(AP Photo/Genevieve Ross)

Women are still more likely than men to say they would be willing to give up their out-of-the-home jobs to become caregivers for adult loved ones – but only somewhat more likely.

Genworth Financial Inc., Richmond, Va. (NYSE:GNW), covers that topic in a summary of results from an online survey of 1,073 U.S. adults ages 25 and older, with incomes of $50,000 and over, conducted in August.

Today, many elderly people rely on adult children – especially their youngest daughters – to provide informal support services when they are getting on in years.

The caregivers may perform tasks ranging from driving loved ones who no longer can drive to providing round-the-clock nursing care.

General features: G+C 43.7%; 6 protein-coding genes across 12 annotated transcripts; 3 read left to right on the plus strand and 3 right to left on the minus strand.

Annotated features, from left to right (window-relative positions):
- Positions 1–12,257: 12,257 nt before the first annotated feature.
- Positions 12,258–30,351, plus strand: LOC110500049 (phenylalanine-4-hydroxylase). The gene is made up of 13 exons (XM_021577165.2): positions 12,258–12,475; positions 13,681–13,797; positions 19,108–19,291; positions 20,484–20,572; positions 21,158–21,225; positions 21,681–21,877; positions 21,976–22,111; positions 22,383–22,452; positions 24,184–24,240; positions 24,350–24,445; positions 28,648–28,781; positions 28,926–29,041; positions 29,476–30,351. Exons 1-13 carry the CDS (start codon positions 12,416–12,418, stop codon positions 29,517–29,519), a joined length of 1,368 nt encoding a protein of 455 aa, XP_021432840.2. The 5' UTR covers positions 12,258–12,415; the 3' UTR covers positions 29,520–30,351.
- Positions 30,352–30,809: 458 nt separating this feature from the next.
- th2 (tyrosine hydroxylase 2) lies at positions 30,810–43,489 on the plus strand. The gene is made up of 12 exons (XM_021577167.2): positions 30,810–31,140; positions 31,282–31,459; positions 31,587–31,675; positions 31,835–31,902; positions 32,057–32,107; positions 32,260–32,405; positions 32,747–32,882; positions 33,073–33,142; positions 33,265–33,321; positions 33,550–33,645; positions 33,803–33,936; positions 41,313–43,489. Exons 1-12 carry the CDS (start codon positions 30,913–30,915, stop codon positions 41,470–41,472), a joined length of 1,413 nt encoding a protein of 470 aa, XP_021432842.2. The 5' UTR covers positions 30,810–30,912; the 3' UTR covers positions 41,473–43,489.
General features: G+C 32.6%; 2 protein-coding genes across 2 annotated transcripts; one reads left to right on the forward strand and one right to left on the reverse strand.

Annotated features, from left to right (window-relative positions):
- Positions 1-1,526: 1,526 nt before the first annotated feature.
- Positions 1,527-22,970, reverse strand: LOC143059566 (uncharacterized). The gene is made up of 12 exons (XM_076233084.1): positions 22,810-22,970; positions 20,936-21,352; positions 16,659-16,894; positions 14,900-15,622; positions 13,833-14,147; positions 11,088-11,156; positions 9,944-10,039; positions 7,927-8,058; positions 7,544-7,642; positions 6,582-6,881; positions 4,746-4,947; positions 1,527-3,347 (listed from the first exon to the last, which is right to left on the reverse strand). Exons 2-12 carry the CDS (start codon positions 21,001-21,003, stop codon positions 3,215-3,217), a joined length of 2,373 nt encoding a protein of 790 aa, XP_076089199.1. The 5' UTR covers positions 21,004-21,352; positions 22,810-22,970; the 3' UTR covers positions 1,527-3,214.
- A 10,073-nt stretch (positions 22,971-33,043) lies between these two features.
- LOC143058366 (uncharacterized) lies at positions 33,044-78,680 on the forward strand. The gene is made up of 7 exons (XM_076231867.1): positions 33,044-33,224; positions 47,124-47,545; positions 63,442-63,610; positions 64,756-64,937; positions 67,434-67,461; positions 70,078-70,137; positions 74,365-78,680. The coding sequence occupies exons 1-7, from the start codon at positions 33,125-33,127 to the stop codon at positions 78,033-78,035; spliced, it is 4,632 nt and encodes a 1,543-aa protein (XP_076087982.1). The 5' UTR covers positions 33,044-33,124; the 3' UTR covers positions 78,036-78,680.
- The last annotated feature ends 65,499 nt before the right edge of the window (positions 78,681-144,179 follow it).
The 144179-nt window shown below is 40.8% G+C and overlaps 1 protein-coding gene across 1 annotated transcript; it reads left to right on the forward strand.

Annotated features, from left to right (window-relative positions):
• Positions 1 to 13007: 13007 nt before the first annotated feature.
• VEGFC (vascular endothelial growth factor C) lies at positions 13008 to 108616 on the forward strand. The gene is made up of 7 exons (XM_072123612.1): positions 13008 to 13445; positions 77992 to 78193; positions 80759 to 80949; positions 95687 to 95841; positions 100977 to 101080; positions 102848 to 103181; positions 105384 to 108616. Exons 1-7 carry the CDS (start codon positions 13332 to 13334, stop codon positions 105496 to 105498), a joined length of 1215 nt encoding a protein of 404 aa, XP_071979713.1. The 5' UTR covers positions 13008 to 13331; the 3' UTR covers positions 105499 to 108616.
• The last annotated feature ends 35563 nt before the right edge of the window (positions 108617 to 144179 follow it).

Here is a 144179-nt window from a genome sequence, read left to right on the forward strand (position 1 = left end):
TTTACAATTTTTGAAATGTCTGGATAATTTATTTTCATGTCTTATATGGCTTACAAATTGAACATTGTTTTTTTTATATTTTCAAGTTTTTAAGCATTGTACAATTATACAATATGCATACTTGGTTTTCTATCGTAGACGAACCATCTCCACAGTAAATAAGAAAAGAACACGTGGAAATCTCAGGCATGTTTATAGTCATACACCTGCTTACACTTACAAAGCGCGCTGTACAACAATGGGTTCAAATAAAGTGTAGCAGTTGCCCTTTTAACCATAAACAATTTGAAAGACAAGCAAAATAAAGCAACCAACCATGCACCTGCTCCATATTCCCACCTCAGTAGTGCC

Many of the caregivers are still women who grew up at a time when women often were not firmly attached to careers outside the home.

That may be changing.

About 60% of the women who participated in the survey said they would give up their jobs to become caregivers, if necessary – but the rest said they would not.

Similarly, about 40% of the men said they would give up their jobs to become caregivers, but 55% said they would not.

About 29% of the participants identified themselves as the members of their families most likely to become caregivers if loved ones needed care. About 39% named female relatives, and 14% named male relatives as the most likely caregiving candidates.

In other survey results:

- About 52% of the survey participants who bought long-term care insurance (LTCI) did so within 5 months after being affected by a major life event.

- About 57% of the participants said 45 to 64 is the right time of life to buy LTCI, but 7% said people should buy LTCI when they are 18 to 34.